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Originally published on September 09, 2011 by Fox News this article by Lora Shinn is a simple but effective way of avoiding becoming another victim of credit card fraud.

Review these mistakes to avoid becoming a victim of  debit or credit card fraud.

1. Failing to Look for Skimmers

Thieves may attach skimming devices to the exterior  of an ATM or point-of-sale terminals requiring a PIN, or personal identification  number. It’s worth the few seconds it takes to glance before you swipe.

“Always take a look at the machine to see if there  (are) any visible traces of activity, such as glue or scuff marks or loose bits  around the PIN pad or the place where you insert your card,” says Manisha  Thakor, co-author of “On My Own Two Feet: A Modern Girl’s Guide to Personal  Finance.” “Those are telltale signs that an attempt may have been made to attach  a skimmer.”

She says you should pay close attention when you’re  visiting an ATM in a low-traffic locale, where it’s easier for someone to attach  a device. When in doubt, use a different ATM.

2. Banking Online in a Cafe

You may have free Wi-Fi access at your favorite  coffee shop, but you might not want to use it to check the balance in your  savings account. If you’re using an open wireless network, it’s easier for  hackers to intercept online transactions, passwords and other private business.

 “It’s not the time to do financial business, your online banking or your  shopping,” says Marian Merritt, a Norton Internet safety advocate at Symantec,  a manufacturer of security software.

That goes for websites that start with HTTP and  HTTPS as well because you don’t know how securely the coffee shop, hotel or  other free Internet access point is set up. Hackers can set up “man in the  middle” attacks to grab your passwords, card number and other information while  you’re on the public network. So enjoy the latte and save checking your credit  card statement for later.

3. Responding to Phishing Messages

If you receive a text message on your phone from  your bank, and it asks you to log into your card account immediately — but you  didn’t contact the bank — raise your mental drawbridge. The same goes for a  message that arrives via Facebook, Twitter  or any other mode of communication.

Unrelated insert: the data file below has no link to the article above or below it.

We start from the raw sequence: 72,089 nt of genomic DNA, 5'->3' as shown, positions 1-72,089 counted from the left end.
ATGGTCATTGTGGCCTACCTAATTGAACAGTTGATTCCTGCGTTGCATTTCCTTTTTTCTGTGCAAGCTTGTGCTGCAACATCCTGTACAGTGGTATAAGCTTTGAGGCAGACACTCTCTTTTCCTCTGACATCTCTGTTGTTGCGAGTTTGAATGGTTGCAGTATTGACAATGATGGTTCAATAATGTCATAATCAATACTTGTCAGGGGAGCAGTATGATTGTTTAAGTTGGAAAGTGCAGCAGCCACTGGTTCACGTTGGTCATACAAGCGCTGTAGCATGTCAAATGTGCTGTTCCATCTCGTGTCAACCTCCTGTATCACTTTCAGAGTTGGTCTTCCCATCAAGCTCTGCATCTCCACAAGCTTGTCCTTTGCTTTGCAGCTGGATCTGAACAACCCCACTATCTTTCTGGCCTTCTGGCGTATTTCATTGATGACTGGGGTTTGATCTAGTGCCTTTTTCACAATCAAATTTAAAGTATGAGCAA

“Any unsolicited phone call, email, text or social  media message could be a phishing attempt,” says Erik Mueller, vice president of  payment system integrity at MasterCard  Worldwide. “Be skeptical of these messages, especially if they request credit or  debit card data or personal information, or link to another website or Web  page.” With the right data, a phisher will quickly find a way to commit credit  card fraud.

If you think the message might be legitimate or you  have concerns about fraud, contact your issuer directly using the customer  service phone number on the back of your debit or credit card.

4. Ignoring Your Rights and Responsibilities

If you’ve lost your credit or debit card, suspect it  was stolen or think someone has lifted your number off the Internet, call your  card issuer immediately. Credit cards offer the greatest protection against  fraud. Most card issuers provide zero-liability fraud protection, and federal  law says once you report the loss or theft, you have no further responsibility  for unauthorized charges. Your maximum liability under federal law is $50 per  card.

With debit cards, your responsibilities and rights  change. While you may have zero-liability fraud protection on your debit card,  it may not apply to PIN-based transactions or ATM withdrawals. Federal law also  has some caveats when it comes to debit card fraud protection. If someone made  fraudulent purchases with the debit card data and you don’t report the theft  immediately, your liability could skyrocket, especially if you wait longer than  60 days to report it. In addition, if a thief uses your debit card to drain your  bank account, you’ll be short on cash while your bank investigates.

5. Not Using Free Fraud Protection

Additional fraud protection is available for free by  numerous card issuers and financial institutions, though most require a little  investigation or enrollment. For example, the Verified by Visa program sets up  Visa cardholders with an additional password they can use to shop at  participating online merchants. MasterCard SecureCode works similarly. It  requires the user to enter the correct PIN during checkout at a participating  online retailer.

Another option: Try one-time or “virtual” credit  card numbers, which are offered by some banks such as Citibank  and Bank of America. These numbers are used for only one purchase and then are  no longer usable — so you don’t have to worry they’ll be swiped and reused by a  fraudulent user.

You can also minimize debit and credit card fraud by  making use of free account alerts, which notify you when certain transactions or  changes occur, such as a transaction for more than a certain dollar amount or a  purchase made overseas.

Check your bank or card issuer’s site to find out  whether they participate in these programs and services.

The original Fox News post can be found here.

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